Miso Caramel Sauce

But I have become absolutely addicted to this insanely good and easy to make miso caramel sauce, which goes with absolutely everything.

I loved listening to this podcast with Colonel Chris Hadfield about eating in space. Surely he must be a contender for Person Of The Year?

I have made quite a few things from this book, aided by vegetables I’ve been growing in my own garden (please note high levels of SPF – Smug Person Factor – in that statement).

Yellow Zucchini With Blossoms Picture Credit: Lucy Corry/The Kitchenmaid

And I was utterly transfixed by this video – though I can see the point in this argument against it (it’s still mesmerising though, don’t you think?

So maybe January wasn’t all bad after all. What have you been up to?

The best of Wellington, part 1

‘It’s true you can’t live here by chance, you have to do and be, not simply watch or even describe. This is the city of action, the world headquarters of the verb.’

So said poet Lauris Edmond about Wellington, the capital of New Zealand. It’s a nice quote – and an apt one, given the wind here is so fierce and the hills are so steep that even walking to the letterbox can require acts of bravery and strength. Maybe that’s why the city has developed such a reputation as the country’s coffee and cafe capital – if you’re going to leave the house, you’re going to need a reward at the end of the journey.

Wellington has seemed a little in the doldrums recently, as all the energy and investment in New Zealand is sucked to Auckland (bright lights, big city) or Christchurch (post-earthquake recovery).

But it’s still a great place to live – and eat. Since it’s Wellington Anniversary Day, here’s a starter shortlist of where to go.

Best all-day eating: Maranui, Lyall Bay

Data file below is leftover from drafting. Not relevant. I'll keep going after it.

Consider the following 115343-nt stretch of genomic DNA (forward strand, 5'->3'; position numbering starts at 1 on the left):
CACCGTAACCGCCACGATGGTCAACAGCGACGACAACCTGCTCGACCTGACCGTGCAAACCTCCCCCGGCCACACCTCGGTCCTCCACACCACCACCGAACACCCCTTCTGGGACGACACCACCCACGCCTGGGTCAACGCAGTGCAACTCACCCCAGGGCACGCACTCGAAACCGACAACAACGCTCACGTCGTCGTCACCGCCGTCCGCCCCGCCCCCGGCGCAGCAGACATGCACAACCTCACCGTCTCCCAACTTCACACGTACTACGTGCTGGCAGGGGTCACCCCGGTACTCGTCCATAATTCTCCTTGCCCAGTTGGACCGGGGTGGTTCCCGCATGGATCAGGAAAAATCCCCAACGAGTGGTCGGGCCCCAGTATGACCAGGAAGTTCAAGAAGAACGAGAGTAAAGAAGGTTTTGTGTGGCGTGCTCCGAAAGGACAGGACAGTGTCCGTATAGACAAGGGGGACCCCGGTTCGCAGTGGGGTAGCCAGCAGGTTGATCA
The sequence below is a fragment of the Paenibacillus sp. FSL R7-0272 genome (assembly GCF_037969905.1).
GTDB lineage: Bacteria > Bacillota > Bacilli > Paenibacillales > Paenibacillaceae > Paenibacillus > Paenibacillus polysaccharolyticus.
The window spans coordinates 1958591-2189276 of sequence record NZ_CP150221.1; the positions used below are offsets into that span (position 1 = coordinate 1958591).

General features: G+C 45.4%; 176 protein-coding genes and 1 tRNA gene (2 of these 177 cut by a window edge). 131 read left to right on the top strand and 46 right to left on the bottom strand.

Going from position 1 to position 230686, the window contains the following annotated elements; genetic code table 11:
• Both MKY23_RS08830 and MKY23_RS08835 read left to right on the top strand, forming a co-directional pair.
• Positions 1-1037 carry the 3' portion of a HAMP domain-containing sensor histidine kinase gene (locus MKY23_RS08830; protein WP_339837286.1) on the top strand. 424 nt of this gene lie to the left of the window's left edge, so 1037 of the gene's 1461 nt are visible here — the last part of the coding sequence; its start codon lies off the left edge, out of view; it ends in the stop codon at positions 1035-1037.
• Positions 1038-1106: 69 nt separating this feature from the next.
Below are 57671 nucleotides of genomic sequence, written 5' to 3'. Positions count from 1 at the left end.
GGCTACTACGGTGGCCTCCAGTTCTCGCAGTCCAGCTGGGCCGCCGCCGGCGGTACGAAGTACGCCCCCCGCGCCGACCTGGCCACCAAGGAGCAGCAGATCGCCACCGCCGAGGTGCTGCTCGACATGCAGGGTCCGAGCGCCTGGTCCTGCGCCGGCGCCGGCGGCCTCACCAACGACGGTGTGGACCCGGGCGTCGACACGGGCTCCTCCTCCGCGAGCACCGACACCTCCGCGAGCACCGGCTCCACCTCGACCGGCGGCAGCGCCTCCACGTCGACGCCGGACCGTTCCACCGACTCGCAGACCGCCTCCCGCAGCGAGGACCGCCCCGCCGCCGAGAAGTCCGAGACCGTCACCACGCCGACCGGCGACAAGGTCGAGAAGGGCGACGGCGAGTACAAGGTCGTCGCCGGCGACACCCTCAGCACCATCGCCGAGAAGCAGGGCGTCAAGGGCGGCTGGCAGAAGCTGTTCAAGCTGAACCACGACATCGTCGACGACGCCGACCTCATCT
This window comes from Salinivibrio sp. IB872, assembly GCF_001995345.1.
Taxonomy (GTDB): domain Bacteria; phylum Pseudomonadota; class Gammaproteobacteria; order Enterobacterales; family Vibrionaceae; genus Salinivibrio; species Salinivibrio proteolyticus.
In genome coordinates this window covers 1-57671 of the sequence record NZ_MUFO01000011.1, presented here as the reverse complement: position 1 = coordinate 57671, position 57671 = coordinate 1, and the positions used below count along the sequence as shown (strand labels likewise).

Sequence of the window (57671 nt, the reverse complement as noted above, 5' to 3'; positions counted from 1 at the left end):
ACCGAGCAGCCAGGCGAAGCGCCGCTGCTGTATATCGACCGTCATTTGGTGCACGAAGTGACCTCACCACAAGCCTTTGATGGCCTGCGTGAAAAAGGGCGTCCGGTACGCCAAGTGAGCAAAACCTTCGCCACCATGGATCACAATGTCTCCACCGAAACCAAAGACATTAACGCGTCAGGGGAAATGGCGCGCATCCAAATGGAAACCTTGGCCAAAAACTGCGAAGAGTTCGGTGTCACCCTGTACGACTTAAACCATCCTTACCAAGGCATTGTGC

Watch the planes take off, the waves roll in, and feast on hearty sea-faring grub dreamed up by local cafe supremo Katie Richardson, one of the city’s most unsung food heroes. I’ve never, ever had a bad experience here. Big queues for weekend brunch, so get there early.

Best dining out: The Larder, Miramar
Jacob Brown’s take on nose-to-tail eating is just one of the reasons why this unassuming bistro in suburban Miramar (home of Peter Jackon’s movie empire) is so good. The service is charming and the wine list small but perfectly formed.

Best food emporium: Moore Wilson’s, Tory St, City
I’ve recently realised that I take Moore Wilson’s for granted, that I expect every city to have a multi-level temple to good food, booze, flowers and kitchen equipment (not to mention a sushi specialist and a rotisserie truck selling French-style poulet roti in the carpark). It truly is magnificent, though to be avoided on Saturday lunch times unless you like being elbowed by Karori matrons.

Best ice cream: Gelissimo, Cable St, City
I’m not just saying this because Graham Joe let me eat buckets of the speculoos gelato he made after reading one of my blog posts (and it went on to win an award). No, Gelissimo’s gelati and sorbets are among the best I’ve ever tasted. Last year, when we were practically chained to the Amorino gelato shop in Montmatre (an expensive way to beat 37C temperatures, believe me), I kept thinking ‘this is nice, but Gelissimo is better, not least because it’s organic and half the price!’

Best yum char: Regal Chinese Restaurant, Courtenay Pl, City
It’s noisy and busy and there can be a long queue out the door on weekends. But Regal has the best dim sum I’ve tasted since eating my bodyweight in barbecued pork buns in Hong Kong

Best market: Newtown School vegetable market (Saturday mornings, Riddiford St, Newtown; City Market, Chaffers Marina, Sunday morning)
On Saturday mornings the vegetable growers of Horowhenua and the Kapiti Coast descend on Newtown Primary School, selling fruit and veg that are far better quality and freshness than what’s available in the supermarkets (except MW), at far lower prices. The market started small but now there are all manner of stalls and people selling hot food. It’s rough, ready and very Newtown. I love it.
The City Market, which takes place under cover on the waterfront, couldn’t be more different. Here, the city’s artisan food makers, eaters and restaurateurs gather for four frenetic hours of gourmet pleasure. There’s another fresh fruit and vegetable market outside.

There’s plenty more where that came from. What are your Wellington favourites?